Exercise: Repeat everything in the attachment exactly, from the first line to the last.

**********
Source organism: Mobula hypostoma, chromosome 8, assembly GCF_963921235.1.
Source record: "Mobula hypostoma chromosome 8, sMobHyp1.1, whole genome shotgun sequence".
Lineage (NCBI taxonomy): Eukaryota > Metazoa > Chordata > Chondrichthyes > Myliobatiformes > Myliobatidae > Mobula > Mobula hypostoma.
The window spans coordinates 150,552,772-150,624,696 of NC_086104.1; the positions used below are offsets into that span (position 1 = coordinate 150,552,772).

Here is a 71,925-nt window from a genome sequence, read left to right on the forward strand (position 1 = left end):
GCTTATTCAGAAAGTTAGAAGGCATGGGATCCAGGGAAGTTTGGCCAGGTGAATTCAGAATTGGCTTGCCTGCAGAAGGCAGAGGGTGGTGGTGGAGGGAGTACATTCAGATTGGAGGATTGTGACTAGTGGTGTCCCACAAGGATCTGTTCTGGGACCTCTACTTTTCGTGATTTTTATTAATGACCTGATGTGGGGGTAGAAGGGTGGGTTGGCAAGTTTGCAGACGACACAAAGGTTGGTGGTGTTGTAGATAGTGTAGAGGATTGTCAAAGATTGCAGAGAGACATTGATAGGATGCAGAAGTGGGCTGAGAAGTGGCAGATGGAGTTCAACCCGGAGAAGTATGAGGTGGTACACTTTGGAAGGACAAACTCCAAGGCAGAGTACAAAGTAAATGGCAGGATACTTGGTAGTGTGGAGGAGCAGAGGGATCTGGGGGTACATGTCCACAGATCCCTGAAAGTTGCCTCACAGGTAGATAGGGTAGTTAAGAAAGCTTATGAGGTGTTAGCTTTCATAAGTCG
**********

Source organism: Mobula hypostoma, chromosome 8, assembly GCF_963921235.1.
Source record: "Mobula hypostoma chromosome 8, sMobHyp1.1, whole genome shotgun sequence".
Lineage (NCBI taxonomy): Eukaryota > Metazoa > Chordata > Chondrichthyes > Myliobatiformes > Myliobatidae > Mobula > Mobula hypostoma.
The window spans coordinates 150,552,772-150,624,696 of NC_086104.1; the positions used below are offsets into that span (position 1 = coordinate 150,552,772).

Here is a 71,925-nt window from a genome sequence, read left to right on the forward strand (position 1 = left end):
GCTTATTCAGAAAGTTAGAAGGCATGGGATCCAGGGAAGTTTGGCCAGGTGAATTCAGAATTGGCTTGCCTGCAGAAGGCAGAGGGTGGTGGTGGAGGGAGTACATTCAGATTGGAGGATTGTGACTAGTGGTGTCCCACAAGGATCTGTTCTGGGACCTCTACTTTTCGTGATTTTTATTAATGACCTGATGTGGGGGTAGAAGGGTGGGTTGGCAAGTTTGCAGACGACACAAAGGTTGGTGGTGTTGTAGATAGTGTAGAGGATTGTCAAAGATTGCAGAGAGACATTGATAGGATGCAGAAGTGGGCTGAGAAGTGGCAGATGGAGTTCAACCCGGAGAAGTATGAGGTGGTACACTTTGGAAGGACAAACTCCAAGGCAGAGTACAAAGTAAATGGCAGGATACTTGGTAGTGTGGAGGAGCAGAGGGATCTGGGGGTACATGTCCACAGATCCCTGAAAGTTGCCTCACAGGTAGATAGGGTAGTTAAGAAAGCTTATGAGGTGTTAGCTTTCATAAGTCG